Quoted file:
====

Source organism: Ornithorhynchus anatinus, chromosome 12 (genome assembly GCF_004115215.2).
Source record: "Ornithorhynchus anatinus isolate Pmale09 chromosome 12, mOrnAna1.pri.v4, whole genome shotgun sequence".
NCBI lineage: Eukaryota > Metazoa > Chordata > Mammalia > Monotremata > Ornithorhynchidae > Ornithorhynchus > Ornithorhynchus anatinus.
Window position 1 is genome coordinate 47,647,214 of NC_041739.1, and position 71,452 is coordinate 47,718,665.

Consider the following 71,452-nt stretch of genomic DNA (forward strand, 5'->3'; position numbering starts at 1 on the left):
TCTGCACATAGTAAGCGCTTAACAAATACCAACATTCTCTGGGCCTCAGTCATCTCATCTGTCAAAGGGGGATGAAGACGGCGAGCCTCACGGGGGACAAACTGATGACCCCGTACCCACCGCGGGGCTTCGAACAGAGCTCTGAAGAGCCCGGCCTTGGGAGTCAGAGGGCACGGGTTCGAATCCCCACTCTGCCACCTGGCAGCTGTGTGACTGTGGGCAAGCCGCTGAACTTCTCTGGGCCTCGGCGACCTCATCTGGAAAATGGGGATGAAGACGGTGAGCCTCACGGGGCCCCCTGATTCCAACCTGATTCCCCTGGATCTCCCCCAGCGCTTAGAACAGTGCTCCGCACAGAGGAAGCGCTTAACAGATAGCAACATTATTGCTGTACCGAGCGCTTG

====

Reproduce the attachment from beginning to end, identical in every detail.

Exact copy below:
Source organism: Ornithorhynchus anatinus, chromosome 12 (genome assembly GCF_004115215.2).
Source record: "Ornithorhynchus anatinus isolate Pmale09 chromosome 12, mOrnAna1.pri.v4, whole genome shotgun sequence".
NCBI lineage: Eukaryota > Metazoa > Chordata > Mammalia > Monotremata > Ornithorhynchidae > Ornithorhynchus > Ornithorhynchus anatinus.
Window position 1 is genome coordinate 47,647,214 of NC_041739.1, and position 71,452 is coordinate 47,718,665.

Consider the following 71,452-nt stretch of genomic DNA (forward strand, 5'->3'; position numbering starts at 1 on the left):
TCTGCACATAGTAAGCGCTTAACAAATACCAACATTCTCTGGGCCTCAGTCATCTCATCTGTCAAAGGGGGATGAAGACGGCGAGCCTCACGGGGGACAAACTGATGACCCCGTACCCACCGCGGGGCTTCGAACAGAGCTCTGAAGAGCCCGGCCTTGGGAGTCAGAGGGCACGGGTTCGAATCCCCACTCTGCCACCTGGCAGCTGTGTGACTGTGGGCAAGCCGCTGAACTTCTCTGGGCCTCGGCGACCTCATCTGGAAAATGGGGATGAAGACGGTGAGCCTCACGGGGCCCCCTGATTCCAACCTGATTCCCCTGGATCTCCCCCAGCGCTTAGAACAGTGCTCCGCACAGAGGAAGCGCTTAACAGATAGCAACATTATTGCTGTACCGAGCGCTTG